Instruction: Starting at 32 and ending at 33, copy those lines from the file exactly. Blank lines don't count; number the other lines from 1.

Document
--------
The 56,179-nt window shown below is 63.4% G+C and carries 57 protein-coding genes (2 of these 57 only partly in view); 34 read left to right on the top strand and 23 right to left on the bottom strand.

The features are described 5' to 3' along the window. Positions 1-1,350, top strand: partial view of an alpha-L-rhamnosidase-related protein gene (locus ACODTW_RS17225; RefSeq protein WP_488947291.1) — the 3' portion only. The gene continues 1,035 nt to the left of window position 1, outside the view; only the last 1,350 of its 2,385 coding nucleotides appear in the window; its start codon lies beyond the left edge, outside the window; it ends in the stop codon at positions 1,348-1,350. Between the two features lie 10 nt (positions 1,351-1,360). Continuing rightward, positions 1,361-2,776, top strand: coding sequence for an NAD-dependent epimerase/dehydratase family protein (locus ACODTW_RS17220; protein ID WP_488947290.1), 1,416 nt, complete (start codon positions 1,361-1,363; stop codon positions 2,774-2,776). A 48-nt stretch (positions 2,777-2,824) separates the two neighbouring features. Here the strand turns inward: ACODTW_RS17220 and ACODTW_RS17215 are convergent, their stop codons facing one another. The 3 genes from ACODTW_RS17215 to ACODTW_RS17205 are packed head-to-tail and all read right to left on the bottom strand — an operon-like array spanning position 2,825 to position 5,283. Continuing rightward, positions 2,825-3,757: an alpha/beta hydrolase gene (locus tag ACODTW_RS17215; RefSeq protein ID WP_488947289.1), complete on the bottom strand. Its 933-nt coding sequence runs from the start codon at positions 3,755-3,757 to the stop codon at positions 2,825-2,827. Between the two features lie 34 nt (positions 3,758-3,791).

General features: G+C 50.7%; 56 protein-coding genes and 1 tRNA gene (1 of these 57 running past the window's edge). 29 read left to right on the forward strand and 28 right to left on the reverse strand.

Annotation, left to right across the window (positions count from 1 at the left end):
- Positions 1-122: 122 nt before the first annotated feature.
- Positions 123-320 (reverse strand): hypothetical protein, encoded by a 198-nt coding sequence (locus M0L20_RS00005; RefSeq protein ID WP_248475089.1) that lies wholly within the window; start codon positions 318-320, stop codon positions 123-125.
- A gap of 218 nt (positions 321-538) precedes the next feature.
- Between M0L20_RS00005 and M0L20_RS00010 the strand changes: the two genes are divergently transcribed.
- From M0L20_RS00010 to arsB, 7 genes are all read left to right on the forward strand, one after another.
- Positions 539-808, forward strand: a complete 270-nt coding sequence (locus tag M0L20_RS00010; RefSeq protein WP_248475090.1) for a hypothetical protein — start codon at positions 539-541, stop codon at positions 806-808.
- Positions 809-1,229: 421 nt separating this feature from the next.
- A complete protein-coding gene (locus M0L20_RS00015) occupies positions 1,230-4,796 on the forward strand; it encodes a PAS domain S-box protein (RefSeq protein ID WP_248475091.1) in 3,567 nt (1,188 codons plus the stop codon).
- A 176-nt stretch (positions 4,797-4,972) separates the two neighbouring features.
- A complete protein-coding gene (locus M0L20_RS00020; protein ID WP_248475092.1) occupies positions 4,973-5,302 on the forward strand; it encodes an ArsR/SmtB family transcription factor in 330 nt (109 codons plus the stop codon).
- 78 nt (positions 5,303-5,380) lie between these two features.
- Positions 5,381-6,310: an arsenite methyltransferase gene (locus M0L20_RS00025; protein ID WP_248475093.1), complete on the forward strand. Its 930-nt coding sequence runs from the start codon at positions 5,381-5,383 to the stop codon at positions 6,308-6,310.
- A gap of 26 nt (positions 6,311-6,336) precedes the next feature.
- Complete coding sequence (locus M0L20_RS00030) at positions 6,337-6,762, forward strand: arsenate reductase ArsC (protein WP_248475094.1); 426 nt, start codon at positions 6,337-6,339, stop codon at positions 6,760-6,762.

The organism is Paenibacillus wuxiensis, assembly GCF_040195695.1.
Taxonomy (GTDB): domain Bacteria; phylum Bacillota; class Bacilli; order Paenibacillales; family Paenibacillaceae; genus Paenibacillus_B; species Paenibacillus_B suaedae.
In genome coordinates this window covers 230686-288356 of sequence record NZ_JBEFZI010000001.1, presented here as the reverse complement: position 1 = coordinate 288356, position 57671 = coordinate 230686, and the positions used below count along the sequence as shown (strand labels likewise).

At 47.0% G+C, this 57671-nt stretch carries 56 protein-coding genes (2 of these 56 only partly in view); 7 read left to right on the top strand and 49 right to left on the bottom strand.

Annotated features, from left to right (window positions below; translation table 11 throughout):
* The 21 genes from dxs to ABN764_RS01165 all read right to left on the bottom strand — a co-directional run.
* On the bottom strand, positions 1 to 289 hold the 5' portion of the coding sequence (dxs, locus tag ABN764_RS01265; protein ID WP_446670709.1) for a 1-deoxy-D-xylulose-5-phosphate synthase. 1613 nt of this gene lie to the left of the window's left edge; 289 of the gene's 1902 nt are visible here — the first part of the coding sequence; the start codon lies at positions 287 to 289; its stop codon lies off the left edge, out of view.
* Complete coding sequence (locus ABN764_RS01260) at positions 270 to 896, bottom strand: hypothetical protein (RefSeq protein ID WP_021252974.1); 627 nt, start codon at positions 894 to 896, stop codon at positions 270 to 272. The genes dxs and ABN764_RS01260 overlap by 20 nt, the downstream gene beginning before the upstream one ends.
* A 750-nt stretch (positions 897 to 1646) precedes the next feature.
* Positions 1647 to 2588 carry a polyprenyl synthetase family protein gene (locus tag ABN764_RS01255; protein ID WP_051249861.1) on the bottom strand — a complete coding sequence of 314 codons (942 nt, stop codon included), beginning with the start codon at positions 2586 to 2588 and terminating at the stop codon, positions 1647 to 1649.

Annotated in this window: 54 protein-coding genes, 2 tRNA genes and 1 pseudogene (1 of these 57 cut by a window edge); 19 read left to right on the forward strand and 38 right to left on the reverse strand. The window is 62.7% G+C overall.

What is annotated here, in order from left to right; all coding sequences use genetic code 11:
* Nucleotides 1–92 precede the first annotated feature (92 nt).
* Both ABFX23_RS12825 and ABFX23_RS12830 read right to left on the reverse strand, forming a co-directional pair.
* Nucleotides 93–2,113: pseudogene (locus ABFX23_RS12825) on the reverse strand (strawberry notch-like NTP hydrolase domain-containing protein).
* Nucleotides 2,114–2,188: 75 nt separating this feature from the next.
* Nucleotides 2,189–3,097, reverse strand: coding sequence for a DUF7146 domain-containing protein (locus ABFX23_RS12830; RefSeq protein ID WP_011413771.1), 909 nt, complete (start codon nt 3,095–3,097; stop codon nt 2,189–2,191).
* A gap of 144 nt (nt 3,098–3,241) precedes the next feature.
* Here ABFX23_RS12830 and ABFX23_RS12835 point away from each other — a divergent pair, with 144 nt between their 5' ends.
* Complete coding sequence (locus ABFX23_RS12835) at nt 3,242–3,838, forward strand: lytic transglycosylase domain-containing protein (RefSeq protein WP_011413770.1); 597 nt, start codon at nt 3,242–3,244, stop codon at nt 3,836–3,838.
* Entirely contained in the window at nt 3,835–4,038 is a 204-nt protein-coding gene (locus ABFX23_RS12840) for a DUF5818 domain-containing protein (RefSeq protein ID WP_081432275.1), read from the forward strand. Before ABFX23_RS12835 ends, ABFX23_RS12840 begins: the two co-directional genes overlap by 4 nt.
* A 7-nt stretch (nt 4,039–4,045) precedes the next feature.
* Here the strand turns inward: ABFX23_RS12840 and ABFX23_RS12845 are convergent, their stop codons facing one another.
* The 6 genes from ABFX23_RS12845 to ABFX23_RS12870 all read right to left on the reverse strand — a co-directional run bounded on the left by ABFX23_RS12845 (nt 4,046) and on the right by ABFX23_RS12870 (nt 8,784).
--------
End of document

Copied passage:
* Both ABFX23_RS12825 and ABFX23_RS12830 read right to left on the reverse strand, forming a co-directional pair.
* Nucleotides 93–2,113: pseudogene (locus ABFX23_RS12825) on the reverse strand (strawberry notch-like NTP hydrolase domain-containing protein).